What does it mean to be smart?
Termites and squirrels are successful. They’ve persisted through millennia, and they do things to survive that we could never figure out. They have good instincts. But they’re not smart, not smart in the sense that we hope a leader or a colleague will be.
That kind of smart requires you to be open about how you do your work, how you make choices and the sort of change you seek to make in the world. There’s no need for a smart person to change the story or be evasive or lie, because that’s not part of being smart.
You want a smart heart surgeon, because she can tell you precisely why she’s going to do one procedure instead of another one.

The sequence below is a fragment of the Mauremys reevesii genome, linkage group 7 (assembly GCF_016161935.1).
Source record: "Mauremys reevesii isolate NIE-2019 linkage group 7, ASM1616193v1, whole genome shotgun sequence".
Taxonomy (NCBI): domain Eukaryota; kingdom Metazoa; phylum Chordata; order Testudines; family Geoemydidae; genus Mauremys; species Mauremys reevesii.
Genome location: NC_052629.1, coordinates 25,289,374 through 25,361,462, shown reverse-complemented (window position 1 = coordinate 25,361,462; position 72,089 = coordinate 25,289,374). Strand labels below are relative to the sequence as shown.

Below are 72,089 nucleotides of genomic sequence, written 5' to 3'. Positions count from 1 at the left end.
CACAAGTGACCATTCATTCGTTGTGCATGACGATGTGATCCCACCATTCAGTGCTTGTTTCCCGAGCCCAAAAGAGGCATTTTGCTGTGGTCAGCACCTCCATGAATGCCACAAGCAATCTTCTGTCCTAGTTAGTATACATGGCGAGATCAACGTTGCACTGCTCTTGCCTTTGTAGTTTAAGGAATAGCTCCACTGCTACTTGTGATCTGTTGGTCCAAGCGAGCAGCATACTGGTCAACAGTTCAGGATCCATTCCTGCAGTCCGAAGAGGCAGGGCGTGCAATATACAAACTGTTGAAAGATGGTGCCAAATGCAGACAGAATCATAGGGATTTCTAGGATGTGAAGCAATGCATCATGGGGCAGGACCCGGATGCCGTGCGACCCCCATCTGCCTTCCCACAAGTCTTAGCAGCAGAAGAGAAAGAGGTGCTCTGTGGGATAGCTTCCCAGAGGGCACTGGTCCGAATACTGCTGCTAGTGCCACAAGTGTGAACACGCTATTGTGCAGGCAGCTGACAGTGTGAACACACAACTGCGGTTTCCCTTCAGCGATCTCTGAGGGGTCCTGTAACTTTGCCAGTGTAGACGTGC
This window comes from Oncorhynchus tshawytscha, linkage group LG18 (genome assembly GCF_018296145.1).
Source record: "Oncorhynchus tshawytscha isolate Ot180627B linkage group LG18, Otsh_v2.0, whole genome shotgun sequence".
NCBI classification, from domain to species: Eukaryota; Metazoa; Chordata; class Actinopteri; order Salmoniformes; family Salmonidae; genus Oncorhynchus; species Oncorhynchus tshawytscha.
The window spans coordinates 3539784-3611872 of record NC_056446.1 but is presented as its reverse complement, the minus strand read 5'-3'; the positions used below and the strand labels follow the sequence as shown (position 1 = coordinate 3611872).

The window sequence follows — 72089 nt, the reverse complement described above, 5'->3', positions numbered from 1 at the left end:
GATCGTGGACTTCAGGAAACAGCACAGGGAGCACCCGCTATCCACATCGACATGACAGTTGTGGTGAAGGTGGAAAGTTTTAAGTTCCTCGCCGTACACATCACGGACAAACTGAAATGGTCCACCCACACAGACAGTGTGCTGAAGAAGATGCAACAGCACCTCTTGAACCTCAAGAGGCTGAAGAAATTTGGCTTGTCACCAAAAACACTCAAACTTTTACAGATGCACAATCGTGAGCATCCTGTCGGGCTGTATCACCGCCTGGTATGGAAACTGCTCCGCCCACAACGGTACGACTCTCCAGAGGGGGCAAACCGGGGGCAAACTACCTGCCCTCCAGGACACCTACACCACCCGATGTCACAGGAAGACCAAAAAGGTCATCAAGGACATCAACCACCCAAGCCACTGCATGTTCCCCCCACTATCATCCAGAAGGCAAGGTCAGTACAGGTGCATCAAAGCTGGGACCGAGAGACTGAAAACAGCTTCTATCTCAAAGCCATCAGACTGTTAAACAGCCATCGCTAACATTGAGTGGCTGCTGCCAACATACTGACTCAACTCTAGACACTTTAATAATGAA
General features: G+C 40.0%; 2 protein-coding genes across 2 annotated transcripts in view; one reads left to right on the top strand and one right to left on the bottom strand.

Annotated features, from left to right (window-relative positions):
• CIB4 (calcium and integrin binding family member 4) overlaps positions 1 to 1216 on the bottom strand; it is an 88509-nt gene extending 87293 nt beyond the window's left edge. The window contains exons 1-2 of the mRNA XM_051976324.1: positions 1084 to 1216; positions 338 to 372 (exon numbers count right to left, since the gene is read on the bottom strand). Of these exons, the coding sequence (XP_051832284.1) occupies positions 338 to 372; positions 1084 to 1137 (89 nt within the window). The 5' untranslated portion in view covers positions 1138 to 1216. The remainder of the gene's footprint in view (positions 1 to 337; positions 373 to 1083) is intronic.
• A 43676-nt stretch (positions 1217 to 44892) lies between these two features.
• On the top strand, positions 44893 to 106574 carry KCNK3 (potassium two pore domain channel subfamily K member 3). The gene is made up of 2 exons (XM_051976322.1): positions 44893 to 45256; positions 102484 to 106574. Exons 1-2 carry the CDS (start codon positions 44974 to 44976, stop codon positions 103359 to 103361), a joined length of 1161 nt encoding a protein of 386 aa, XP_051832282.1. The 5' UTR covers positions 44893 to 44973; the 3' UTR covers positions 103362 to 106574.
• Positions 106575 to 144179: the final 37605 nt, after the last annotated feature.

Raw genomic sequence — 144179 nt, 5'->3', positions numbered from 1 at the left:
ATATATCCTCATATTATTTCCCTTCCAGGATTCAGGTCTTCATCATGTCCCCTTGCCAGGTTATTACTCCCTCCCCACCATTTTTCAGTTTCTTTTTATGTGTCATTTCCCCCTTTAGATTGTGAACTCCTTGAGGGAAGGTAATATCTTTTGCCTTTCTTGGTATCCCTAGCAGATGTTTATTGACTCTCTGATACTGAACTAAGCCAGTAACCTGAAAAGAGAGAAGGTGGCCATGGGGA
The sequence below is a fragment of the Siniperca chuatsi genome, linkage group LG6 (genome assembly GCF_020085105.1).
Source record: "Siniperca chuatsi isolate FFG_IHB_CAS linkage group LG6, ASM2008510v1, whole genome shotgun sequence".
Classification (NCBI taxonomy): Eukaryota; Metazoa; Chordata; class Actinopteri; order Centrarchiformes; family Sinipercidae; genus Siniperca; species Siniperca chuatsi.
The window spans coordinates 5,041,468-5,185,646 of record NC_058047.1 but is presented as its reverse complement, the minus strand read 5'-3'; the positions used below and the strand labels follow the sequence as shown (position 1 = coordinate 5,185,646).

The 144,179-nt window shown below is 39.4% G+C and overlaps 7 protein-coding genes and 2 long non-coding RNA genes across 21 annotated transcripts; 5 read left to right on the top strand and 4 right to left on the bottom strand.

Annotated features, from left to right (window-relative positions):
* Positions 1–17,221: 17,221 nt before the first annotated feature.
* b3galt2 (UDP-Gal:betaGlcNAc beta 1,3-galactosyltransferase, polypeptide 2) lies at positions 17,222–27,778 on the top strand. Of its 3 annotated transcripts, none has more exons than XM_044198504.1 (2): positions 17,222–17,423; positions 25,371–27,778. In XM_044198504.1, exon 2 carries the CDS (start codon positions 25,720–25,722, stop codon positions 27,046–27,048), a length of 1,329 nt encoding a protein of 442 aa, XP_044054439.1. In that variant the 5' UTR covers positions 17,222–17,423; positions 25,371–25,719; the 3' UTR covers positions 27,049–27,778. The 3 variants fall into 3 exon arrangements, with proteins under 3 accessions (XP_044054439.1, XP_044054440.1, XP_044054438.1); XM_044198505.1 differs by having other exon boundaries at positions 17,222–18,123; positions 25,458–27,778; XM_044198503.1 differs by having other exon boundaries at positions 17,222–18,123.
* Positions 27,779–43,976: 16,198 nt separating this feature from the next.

This kind of smart also requires domain knowledge. Smart people have done the reading, and they understand what has come before. They know that history doesn’t repeat itself, but it rhymes. And they’re not interested in making a mistake that they could have avoided with informed preparation.
And a smart person, in addition to revealing their methods and goals, and being alert as to what works, most of all, will change their methods and goals based on what they’ve learned.
Look around you. If you’re seeing buildings that don’t fall down, public health systems that are functioning and products that delight you, it’s because a smart person did the difficult work of creating them.